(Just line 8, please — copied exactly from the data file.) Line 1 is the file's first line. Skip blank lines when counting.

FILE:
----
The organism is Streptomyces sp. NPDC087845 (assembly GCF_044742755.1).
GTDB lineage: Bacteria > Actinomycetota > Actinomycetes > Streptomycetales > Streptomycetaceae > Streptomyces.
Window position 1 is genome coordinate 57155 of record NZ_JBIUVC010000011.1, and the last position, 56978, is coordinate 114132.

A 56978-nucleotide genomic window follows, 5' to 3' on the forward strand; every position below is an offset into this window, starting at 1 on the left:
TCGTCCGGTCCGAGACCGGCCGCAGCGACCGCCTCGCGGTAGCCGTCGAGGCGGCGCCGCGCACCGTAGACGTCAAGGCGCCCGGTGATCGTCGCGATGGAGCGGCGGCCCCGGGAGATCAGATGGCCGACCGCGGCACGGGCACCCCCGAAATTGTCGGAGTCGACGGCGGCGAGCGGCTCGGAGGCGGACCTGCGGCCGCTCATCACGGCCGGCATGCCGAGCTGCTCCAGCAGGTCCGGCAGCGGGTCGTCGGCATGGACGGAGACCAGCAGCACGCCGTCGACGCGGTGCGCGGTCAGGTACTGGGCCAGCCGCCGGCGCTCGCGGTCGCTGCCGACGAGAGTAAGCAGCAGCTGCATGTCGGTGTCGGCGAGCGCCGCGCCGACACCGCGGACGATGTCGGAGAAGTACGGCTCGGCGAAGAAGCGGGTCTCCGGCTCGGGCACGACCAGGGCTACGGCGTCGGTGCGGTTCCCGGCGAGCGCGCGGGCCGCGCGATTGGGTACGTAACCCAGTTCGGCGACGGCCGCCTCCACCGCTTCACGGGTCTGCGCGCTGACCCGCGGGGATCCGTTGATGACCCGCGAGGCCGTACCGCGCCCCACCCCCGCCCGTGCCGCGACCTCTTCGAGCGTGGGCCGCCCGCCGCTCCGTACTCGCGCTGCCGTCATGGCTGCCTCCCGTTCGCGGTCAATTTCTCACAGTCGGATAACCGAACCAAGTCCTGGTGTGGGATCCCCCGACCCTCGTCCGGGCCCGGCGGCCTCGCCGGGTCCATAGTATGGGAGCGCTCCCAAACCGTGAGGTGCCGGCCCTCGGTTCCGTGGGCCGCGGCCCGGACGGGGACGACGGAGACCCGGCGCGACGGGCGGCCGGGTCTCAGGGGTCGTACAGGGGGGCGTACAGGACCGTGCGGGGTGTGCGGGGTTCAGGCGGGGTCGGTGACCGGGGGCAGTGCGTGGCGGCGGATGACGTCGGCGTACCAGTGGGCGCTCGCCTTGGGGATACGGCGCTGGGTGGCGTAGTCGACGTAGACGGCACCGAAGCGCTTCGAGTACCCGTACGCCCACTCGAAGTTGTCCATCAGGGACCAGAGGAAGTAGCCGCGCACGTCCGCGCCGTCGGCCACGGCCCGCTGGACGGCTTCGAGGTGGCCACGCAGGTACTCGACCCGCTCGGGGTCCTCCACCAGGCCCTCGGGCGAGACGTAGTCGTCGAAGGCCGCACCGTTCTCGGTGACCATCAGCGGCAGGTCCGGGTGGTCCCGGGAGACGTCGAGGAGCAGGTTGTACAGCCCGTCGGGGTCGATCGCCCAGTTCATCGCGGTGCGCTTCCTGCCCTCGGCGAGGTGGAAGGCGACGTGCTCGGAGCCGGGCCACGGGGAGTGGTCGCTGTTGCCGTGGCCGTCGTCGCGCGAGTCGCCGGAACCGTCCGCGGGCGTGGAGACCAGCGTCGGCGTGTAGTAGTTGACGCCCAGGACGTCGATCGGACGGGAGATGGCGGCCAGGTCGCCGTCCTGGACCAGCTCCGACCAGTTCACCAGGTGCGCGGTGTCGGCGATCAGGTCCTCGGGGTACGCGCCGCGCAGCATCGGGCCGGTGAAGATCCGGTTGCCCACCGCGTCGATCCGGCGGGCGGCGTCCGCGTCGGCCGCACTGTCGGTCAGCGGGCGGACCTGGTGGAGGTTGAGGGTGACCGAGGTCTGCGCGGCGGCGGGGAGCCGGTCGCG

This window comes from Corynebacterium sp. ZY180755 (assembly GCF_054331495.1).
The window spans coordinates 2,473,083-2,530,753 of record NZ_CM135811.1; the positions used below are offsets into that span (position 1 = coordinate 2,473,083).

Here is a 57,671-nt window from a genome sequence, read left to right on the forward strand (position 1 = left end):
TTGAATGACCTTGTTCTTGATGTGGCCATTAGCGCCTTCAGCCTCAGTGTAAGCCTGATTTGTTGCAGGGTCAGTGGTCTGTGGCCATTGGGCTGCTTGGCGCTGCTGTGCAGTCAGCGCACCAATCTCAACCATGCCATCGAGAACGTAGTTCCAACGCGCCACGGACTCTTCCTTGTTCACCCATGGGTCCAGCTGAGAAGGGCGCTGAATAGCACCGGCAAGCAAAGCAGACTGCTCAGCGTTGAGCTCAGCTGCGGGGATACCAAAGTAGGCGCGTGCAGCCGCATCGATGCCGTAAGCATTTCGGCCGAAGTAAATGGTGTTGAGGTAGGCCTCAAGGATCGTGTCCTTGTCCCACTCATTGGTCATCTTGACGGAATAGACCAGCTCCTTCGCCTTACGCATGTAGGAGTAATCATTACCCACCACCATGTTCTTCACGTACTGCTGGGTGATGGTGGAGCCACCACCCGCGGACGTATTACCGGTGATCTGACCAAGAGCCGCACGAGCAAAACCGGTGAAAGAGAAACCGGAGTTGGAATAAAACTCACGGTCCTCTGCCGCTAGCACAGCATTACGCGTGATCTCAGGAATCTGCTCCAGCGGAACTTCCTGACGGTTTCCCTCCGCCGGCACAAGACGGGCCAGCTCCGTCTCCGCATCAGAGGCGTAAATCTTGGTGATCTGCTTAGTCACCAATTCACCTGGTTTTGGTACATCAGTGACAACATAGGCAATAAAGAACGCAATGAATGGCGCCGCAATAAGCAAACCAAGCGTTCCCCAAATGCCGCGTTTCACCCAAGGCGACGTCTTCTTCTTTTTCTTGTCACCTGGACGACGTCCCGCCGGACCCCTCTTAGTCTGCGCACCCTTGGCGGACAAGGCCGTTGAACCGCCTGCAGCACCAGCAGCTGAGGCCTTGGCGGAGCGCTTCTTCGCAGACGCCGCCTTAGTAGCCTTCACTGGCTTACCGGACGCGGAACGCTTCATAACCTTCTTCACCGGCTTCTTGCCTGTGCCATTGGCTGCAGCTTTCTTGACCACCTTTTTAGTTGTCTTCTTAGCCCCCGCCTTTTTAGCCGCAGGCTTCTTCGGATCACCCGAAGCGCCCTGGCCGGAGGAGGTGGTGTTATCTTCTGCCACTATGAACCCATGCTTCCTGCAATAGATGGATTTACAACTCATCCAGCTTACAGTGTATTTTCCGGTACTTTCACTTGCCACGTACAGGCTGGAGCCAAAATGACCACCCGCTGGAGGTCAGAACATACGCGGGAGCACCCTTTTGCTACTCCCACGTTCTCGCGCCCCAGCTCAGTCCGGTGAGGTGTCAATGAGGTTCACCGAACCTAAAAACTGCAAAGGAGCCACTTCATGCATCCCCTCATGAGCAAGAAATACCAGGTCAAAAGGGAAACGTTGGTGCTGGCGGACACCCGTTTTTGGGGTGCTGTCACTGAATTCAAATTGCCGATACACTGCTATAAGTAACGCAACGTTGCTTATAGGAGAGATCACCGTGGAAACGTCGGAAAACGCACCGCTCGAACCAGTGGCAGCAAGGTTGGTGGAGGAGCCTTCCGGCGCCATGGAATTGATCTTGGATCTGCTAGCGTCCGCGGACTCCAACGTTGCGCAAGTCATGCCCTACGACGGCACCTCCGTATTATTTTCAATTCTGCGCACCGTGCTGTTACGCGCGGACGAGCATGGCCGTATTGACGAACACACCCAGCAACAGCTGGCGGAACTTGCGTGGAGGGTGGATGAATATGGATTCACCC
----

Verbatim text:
Here is a 57,671-nt window from a genome sequence, read left to right on the forward strand (position 1 = left end):